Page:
Relaxing your mind and body
One of the immediate benefits of a guided meditation is the relaxation of the body and mind. Personally, that alone is worth the small amount of time and commitment required to develop a regular meditation practice. There are other worthwhile benefits to meditating such as a way to reduce stress and anxiety, help with restful sleep, decrease emotional reactivity and deepen your connection with your inner being. Bringing relaxation into your life on a regular basis (daily would be great) is a wonderful addition to your life!
Here are some simple tips to using a guided meditation to get the best relaxation:
Start with your intention
Quietly or silently say to yourself that this meditation is to relax your mind and body.
Find a place with no or little distractions
Turn your phone off. You want to be able to leave all your duties to the side just for this short amount of time. You will go back to them.
Ideally you will want your spine staright and this can be done by sitting in a chair, floor or lying down. There is a little bit of balance here where you want to be comfortable but not so that your body drops to sleep soon after you close your eyes. Tell yourself that you will stay awake and aware during the meditation. Use props to get your body comfortable like pillows or blankets. If your body is in discomfort, your mind will go there and relaxation becomes very difficult.
Choose a guided meditation with a soothing voice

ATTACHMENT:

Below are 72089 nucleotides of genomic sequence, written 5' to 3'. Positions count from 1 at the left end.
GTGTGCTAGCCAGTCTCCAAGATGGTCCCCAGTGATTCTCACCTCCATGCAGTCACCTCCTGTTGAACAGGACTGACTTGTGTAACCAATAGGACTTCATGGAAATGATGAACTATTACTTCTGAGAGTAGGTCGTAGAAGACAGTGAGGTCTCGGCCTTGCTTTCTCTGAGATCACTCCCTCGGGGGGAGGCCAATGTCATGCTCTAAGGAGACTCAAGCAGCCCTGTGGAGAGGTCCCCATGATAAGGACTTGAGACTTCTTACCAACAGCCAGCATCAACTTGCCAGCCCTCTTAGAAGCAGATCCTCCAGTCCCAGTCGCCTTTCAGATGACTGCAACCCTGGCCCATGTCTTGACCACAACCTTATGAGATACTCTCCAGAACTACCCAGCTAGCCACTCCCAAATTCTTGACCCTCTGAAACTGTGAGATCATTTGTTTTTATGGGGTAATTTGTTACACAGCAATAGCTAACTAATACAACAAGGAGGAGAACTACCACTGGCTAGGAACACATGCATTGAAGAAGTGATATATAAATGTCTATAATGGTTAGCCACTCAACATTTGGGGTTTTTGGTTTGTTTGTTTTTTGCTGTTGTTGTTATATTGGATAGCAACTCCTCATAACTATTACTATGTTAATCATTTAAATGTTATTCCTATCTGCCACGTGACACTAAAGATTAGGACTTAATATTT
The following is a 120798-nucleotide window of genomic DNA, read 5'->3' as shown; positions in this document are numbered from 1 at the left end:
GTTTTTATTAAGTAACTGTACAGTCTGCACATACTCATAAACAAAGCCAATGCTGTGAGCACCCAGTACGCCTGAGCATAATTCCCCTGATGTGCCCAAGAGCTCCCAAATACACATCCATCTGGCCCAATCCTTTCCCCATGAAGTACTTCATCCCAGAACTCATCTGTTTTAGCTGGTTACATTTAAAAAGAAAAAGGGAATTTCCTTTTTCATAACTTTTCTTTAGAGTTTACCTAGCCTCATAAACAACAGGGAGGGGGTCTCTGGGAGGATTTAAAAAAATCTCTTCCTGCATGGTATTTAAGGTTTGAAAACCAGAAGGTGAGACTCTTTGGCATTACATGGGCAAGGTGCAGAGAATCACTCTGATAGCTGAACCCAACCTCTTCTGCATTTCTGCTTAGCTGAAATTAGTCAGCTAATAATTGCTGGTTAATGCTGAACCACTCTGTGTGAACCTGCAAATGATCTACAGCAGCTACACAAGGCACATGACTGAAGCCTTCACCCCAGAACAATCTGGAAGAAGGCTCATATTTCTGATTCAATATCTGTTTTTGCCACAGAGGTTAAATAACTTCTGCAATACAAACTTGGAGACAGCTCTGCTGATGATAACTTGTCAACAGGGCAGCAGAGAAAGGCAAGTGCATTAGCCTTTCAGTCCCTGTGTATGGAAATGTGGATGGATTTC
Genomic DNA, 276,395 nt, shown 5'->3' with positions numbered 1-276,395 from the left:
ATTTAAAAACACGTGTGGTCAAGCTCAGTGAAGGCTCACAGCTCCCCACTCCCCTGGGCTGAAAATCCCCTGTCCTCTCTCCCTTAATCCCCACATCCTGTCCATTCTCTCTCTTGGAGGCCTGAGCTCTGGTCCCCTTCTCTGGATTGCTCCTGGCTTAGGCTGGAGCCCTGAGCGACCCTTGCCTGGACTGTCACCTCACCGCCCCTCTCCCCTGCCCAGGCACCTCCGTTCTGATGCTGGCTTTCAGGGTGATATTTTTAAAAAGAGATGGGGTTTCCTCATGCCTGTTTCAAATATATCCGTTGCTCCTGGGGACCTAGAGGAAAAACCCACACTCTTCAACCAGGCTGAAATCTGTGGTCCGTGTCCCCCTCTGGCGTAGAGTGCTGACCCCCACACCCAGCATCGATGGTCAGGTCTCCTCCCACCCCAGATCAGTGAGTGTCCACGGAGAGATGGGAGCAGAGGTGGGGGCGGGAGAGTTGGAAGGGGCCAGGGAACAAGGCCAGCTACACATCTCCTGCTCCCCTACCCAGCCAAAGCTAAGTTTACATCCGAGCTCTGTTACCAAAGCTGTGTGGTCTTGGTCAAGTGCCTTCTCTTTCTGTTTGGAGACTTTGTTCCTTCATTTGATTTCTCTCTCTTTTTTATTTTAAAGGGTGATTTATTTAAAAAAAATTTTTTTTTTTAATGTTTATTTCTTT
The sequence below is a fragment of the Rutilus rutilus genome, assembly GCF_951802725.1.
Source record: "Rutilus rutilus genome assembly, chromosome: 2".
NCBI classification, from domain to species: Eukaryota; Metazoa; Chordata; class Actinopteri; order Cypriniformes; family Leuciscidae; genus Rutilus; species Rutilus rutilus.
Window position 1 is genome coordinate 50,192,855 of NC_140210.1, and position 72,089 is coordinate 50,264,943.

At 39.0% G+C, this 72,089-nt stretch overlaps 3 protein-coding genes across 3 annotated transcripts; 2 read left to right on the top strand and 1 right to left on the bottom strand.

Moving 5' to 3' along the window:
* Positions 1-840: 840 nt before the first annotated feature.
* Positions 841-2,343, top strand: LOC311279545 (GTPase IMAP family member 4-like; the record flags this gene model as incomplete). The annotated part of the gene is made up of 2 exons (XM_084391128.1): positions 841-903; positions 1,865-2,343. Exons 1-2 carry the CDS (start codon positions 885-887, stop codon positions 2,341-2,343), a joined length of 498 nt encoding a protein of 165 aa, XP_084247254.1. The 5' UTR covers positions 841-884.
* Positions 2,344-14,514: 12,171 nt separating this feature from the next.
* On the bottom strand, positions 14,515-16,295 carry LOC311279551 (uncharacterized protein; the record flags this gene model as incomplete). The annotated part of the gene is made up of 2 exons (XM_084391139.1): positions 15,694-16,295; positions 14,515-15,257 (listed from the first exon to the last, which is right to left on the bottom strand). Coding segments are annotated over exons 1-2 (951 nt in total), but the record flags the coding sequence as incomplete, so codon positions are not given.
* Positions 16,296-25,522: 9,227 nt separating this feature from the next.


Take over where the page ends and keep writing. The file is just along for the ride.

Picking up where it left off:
This is important for your relaxation. Make sure you’ve sampled a recording of the meditation guide so you know that you like her or his voice. It matters for your overall experience. During the meditation you will follow the teacher’s guidance and be going inward and the right voice for you can help with that journey.
Calming the central nervous system
Being guided to deepen your breath so that the belly inflates and the exhale is slow as the air releases from chest out your nostrils, gives a signal to your body to start the relaxation process. You start to bring your focus inward and using the breath work along with some body sensing guidance, relaxes your central nervous system. You begin to turn off the fight, flight or freeze response and activate the rest and digest parasympathetic nervous system. Your body is relaxing which allows for your mind to follow.
Awareness of physical holding
As you calm the body down, you will be more able to internally scan your body to feel if or where you are holding any tension. Your back? Shoulders? Throat? You can bring awareness to those areas which allows them to soften.
How much time do you have?
You will want a range of time durations for the guided meditations. Choose one that you can commit that time to being still. If you are uncomfortable keeping still for 20 minutes than start with 5 or 10-minute meditations. When you have time restraints, you will want to choose a meditation that fits your schedule instead or trying to cram one in.
Soft music playing in the background of the guide’s voice can be relaxing and helpful. There may be some days though where you prefer not to have that music and want silence between the gaps of guidance. Try meditations with both options and its best to have some of each available to you.
Keep it personal
Having the choice to use our phones, tablets or laptops to listen to guided meditations, I prefer to use head or earphones. It keeps the experience personal and intimate and this helps me to drop deeper and relax even further.
With gratitude, Theresa